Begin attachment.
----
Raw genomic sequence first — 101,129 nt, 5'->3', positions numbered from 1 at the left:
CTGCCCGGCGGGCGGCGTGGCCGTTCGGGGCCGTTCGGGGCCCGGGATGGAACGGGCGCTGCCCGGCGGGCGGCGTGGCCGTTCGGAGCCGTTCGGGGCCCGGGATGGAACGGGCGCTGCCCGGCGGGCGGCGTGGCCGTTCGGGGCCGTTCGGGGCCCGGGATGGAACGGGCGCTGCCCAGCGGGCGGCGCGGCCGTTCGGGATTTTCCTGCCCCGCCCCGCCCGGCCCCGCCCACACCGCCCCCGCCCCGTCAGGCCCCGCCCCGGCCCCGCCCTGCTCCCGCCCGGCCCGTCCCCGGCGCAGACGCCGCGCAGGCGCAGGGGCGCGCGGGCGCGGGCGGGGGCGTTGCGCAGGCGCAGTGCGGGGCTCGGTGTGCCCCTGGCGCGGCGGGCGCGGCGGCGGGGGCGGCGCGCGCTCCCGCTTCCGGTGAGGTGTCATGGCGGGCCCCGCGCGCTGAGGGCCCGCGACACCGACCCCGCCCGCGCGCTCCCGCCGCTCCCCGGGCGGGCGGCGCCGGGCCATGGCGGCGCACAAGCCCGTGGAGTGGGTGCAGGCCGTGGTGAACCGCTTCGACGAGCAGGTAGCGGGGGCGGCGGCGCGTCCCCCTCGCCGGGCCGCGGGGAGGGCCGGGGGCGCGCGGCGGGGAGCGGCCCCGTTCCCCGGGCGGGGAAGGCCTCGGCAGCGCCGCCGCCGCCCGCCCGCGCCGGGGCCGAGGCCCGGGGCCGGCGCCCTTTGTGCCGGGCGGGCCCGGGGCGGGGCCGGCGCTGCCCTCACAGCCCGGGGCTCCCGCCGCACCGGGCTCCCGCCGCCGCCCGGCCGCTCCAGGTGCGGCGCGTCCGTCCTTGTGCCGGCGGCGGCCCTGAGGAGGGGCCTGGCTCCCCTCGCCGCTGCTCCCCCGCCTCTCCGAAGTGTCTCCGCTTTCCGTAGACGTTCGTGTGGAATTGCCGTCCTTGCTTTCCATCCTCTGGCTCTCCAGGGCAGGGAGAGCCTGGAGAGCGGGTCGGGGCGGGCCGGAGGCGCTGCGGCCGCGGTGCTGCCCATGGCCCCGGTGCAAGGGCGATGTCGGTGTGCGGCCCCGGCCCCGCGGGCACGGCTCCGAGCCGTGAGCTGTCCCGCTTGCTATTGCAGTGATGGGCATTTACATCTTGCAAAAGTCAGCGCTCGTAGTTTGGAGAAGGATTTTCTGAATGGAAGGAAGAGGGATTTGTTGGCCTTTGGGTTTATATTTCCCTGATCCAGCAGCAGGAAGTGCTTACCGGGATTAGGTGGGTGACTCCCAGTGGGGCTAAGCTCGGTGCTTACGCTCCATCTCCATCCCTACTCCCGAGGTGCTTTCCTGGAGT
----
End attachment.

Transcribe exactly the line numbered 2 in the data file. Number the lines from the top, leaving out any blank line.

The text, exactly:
CTGCCCGGCGGGCGGCGTGGCCGTTCGGGGCCGTTCGGGGCCCGGGATGGAACGGGCGCTGCCCGGCGGGCGGCGTGGCCGTTCGGAGCCGTTCGGGGCCCGGGATGGAACGGGCGCTGCCCGGCGGGCGGCGTGGCCGTTCGGGGCCGTTCGGGGCCCGGGATGGAACGGGCGCTGCCCAGCGGGCGGCGCGGCCGTTCGGGATTTTCCTGCCCCGCCCCGCCCGGCCCCGCCCACACCGCCCCCGCCCCGTCAGGCCCCGCCCCGGCCCCGCCCTGCTCCCGCCCGGCCCGTCCCCGGCGCAGACGCCGCGCAGGCGCAGGGGCGCGCGGGCGCGGGCGGGGGCGTTGCGCAGGCGCAGTGCGGGGCTCGGTGTGCCCCTGGCGCGGCGGGCGCGGCGGCGGGGGCGGCGCGCGCTCCCGCTTCCGGTGAGGTGTCATGGCGGGCCCCGCGCGCTGAGGGCCCGCGACACCGACCCCGCCCGCGCGCTCCCGCCGCTCCCCGGGCGGGCGGCGCCGGGCCATGGCGGCGCACAAGCCCGTGGAGTGGGTGCAGGCCGTGGTGAACCGCTTCGACGAGCAGGTAGCGGGGGCGGCGGCGCGTCCCCCTCGCCGGGCCGCGGGGAGGGCCGGGGGCGCGCGGCGGGGAGCGGCCCCGTTCCCCGGGCGGGGAAGGCCTCGGCAGCGCCGCCGCCGCCCGCCCGCGCCGGGGCCGAGGCCCGGGGCCGGCGCCCTTTGTGCCGGGCGGGCCCGGGGCGGGGCCGGCGCTGCCCTCACAGCCCGGGGCTCCCGCCGCACCGGGCTCCCGCCGCCGCCCGGCCGCTCCAGGTGCGGCGCGTCCGTCCTTGTGCCGGCGGCGGCCCTGAGGAGGGGCCTGGCTCCCCTCGCCGCTGCTCCCCCGCCTCTCCGAAGTGTCTCCGCTTTCCGTAGACGTTCGTGTGGAATTGCCGTCCTTGCTTTCCATCCTCTGGCTCTCCAGGGCAGGGAGAGCCTGGAGAGCGGGTCGGGGCGGGCCGGAGGCGCTGCGGCCGCGGTGCTGCCCATGGCCCCGGTGCAAGGGCGATGTCGGTGTGCGGCCCCGGCCCCGCGGGCACGGCTCCGAGCCGTGAGCTGTCCCGCTTGCTATTGCAGTGATGGGCATTTACATCTTGCAAAAGTCAGCGCTCGTAGTTTGGAGAAGGATTTTCTGAATGGAAGGAAGAGGGATTTGTTGGCCTTTGGGTTTATATTTCCCTGATCCAGCAGCAGGAAGTGCTTACCGGGATTAGGTGGGTGACTCCCAGTGGGGCTAAGCTCGGTGCTTACGCTCCATCTCCATCCCTACTCCCGAGGTGCTTTCCTGGAGT